A Comparison Among the Three Most Important Strategic Frameworks: Porter, the Resource-Based View of the Firm, and the Delta Model

Enrique Suarez



According to former MIT professor Arnoldo Hax, creator of the Delta Model, in spite of the enormous proliferation of competing schemes in the business strategy literature, there are two fundamental paradigms that have emerged as the most influential in the last two decades. First, Competitive Positioning, as proposed by Michael Porter from the Harvard Business School in the 1980s, and, second, the Resource-Based View of the Firm that evolved during the 1990s.


Porter’s arguments are drawn from the work of organizational economists who place the industry as the central focus of strategic attention. According to Porter’s framework, structural characteristics of a firm’s industry best explain variations in firm performance. In other words, Porter sees good industries, such as pharmaceuticals, where most players enjoy high margins; he also sees bad industries, such as trucking, where most participants suffer from low profitability.


Using the language of economics, a successful firm is one that appropriates monopolistic rents. In other words, in the industry as a whole or in a segment of the industry, the firm establishes itself as the dominant (or sole) competitor. Porter’s logical conclusion from this perspective is that there are only two ways to compete: through Low Cost or Product Differentiation. Cost leadership is achieved through the aggressive pursuit of economies of scale, product and process simplification, and significant product market share that allows companies to exploit experience and learning effects. Differentiation calls for creating a product that the customer perceives as highly valuable and unique. Approaches to Differentiation can take many forms: design of brand image, technology, features, customer service, and dealer networks.


The strategic positions of Low Cost and Differentiation are centered on product economics. The resulting mentality of this approach, which is widely apparent in the business world, has enormous implications that I will address upon request for the people interested in taking my Delta Model Executive Training Seminar.


Instead of looking at the industry as the source of profitability, the Resource- Based View of the Firm argues that the attention should turn to the firm. Instead of seeking profitability at the intersection of the products and markets, the Resource- Based View looks for value derived from resources, capabilities, and competencies. Instead of relying on monopoly rents, premium returns depend upon what economists refer to as “Ricardian rents.” What makes one firm different from another is its ability to appropriate resources that are valuable, rare, and difficult to substitute or imitate.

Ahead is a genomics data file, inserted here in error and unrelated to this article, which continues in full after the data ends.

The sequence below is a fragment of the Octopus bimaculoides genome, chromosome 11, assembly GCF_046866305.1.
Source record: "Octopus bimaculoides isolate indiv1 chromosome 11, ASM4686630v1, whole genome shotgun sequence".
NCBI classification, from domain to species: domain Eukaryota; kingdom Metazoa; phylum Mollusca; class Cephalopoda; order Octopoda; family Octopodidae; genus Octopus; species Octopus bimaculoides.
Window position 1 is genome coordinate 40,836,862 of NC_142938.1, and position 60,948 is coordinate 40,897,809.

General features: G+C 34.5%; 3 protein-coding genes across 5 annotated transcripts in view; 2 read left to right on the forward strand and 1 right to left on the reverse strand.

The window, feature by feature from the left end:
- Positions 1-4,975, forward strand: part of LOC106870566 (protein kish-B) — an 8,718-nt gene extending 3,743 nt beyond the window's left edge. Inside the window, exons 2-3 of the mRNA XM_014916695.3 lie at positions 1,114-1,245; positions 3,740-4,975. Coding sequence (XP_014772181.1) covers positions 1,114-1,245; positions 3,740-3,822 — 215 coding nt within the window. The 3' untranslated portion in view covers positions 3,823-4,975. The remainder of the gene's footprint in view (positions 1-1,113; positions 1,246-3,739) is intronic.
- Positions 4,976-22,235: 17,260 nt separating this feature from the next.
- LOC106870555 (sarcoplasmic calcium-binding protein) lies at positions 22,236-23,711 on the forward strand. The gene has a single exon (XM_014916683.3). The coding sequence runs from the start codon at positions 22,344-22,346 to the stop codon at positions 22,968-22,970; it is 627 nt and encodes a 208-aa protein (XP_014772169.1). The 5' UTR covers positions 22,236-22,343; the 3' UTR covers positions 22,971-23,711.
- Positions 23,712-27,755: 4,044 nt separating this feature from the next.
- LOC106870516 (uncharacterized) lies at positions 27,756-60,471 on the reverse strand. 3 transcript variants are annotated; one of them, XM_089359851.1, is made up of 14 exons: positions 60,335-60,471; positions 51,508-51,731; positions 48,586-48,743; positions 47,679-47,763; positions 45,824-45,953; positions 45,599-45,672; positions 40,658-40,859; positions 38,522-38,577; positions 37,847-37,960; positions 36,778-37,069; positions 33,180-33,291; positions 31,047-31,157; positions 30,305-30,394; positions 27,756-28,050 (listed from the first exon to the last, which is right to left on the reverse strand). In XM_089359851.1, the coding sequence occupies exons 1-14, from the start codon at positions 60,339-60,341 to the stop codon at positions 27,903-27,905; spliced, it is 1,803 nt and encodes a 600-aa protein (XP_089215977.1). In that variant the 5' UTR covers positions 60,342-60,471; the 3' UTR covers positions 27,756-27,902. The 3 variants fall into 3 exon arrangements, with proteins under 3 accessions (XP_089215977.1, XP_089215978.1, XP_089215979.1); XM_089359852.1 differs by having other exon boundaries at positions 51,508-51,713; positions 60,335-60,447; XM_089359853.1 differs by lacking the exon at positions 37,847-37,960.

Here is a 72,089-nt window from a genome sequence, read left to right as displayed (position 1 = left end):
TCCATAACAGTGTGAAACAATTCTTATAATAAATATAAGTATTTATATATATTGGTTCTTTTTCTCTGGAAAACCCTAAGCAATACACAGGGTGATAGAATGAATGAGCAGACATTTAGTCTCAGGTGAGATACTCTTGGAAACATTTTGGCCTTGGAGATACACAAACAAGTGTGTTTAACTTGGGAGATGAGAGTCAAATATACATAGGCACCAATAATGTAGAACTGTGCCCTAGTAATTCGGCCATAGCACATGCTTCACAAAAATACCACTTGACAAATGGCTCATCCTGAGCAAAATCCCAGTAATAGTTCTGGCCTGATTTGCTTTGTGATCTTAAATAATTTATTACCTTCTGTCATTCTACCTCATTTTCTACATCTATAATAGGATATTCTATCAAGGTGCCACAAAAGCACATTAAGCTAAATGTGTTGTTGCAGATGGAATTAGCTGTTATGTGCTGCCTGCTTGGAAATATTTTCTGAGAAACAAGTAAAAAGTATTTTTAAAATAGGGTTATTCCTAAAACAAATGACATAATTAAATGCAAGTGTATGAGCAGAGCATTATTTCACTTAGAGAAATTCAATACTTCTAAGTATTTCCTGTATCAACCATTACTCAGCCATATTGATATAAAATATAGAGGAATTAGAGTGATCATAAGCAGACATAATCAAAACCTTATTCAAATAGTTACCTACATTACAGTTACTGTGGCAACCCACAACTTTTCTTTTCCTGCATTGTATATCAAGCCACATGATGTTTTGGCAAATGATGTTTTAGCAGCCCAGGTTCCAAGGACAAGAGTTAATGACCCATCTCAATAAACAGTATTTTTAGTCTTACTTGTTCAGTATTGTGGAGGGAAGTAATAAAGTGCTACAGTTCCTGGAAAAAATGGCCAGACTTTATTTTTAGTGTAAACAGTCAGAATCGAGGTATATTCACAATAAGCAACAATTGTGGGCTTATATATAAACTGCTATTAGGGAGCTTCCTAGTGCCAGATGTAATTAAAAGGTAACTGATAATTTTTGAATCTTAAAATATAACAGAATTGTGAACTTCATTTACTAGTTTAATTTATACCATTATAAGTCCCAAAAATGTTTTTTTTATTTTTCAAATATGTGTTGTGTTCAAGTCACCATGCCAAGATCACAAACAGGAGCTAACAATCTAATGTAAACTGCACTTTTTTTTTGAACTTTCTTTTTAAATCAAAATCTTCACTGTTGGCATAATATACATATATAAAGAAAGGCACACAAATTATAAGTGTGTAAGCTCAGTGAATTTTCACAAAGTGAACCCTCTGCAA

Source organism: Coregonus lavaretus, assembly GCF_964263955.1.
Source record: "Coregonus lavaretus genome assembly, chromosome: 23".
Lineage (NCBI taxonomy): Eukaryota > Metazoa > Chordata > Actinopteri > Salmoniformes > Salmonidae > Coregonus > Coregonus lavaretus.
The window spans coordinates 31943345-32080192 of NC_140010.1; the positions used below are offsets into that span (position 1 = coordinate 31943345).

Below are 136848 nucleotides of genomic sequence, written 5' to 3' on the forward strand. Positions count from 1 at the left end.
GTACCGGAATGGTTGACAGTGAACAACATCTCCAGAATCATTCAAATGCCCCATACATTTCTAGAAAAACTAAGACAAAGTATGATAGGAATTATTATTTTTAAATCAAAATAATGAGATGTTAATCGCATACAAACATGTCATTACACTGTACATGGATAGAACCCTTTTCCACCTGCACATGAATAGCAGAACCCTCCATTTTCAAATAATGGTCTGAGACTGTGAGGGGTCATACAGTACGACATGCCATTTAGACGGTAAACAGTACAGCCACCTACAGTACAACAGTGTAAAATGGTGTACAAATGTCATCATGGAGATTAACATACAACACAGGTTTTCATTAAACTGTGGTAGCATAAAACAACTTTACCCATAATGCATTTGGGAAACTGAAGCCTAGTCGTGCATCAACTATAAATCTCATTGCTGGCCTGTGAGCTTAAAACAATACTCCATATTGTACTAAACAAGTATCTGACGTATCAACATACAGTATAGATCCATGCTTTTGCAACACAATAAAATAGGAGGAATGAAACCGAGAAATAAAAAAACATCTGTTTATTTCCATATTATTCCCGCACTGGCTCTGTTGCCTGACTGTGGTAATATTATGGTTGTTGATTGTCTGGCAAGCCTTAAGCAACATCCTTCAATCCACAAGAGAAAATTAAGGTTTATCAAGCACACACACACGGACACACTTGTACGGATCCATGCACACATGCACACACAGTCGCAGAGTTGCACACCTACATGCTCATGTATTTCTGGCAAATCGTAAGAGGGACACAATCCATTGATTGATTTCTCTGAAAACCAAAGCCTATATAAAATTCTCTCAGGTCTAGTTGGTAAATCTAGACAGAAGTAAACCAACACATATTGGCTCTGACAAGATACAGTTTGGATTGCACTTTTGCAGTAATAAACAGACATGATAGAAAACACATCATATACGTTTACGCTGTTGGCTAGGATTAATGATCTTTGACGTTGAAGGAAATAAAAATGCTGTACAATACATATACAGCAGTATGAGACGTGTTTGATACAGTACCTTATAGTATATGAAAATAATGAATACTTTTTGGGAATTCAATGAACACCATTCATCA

The roots of this perspective go back to David Ricardo, a British economist who lived in the early 1800s. Ricardo tried to explain variations in farm profitability by pointing to differences in the supply of fertile land. Proponents of the Resource-Based View had the insight to recognize that management skills, information capabilities, and administrative processes can also be regarded as scarce factors able to generate Ricardian rents.


Porter’s framework and the Resource-Based View of the Firm basically perceived the primary role of strategy as achieving a unique competitive advantage. I underline the word competitive because that seems to us to be the common principle.


In this sense, the objective of strategy becomes beating your competitor either by excelling in the activities of your value chain that allows you to establish a dominant position in your industry, or through the mobilization of unique resources and capabilities.


Although these frameworks have often been presented as conflicting views, since they emphasize different dimensions of strategy, they can richly complement each other. However, they both can be enhanced by adding a missing perspective: the Customer. Surprisingly the customer does not emerge as the key player in either of these two frameworks. If you take Porter literally, the customer is represented by the “Buyer” – one of the Five Forces Model – whose bargaining power we should resist or diminish. In that respect, the customer constitutes an additional element of the rivalry that we need to overcome. In the Resource-Based View of the Firm, there is no explicit mention of the customer.


By contrast, the Delta Model places the customer at the center of strategy, and defines the essence of strategy to be achieving customer bonding. I also feel that the new technology surrounding the Internet provides novel and effective ways to link to the customer and to the extended enterprise, opening up new sources of strategic positioning that should be properly evaluated.

You can download the PP presentation here: Frameworks_Delta2016_H.pdf


Upon request, I will send you the complete Delta Model Executive Training Program for your review.

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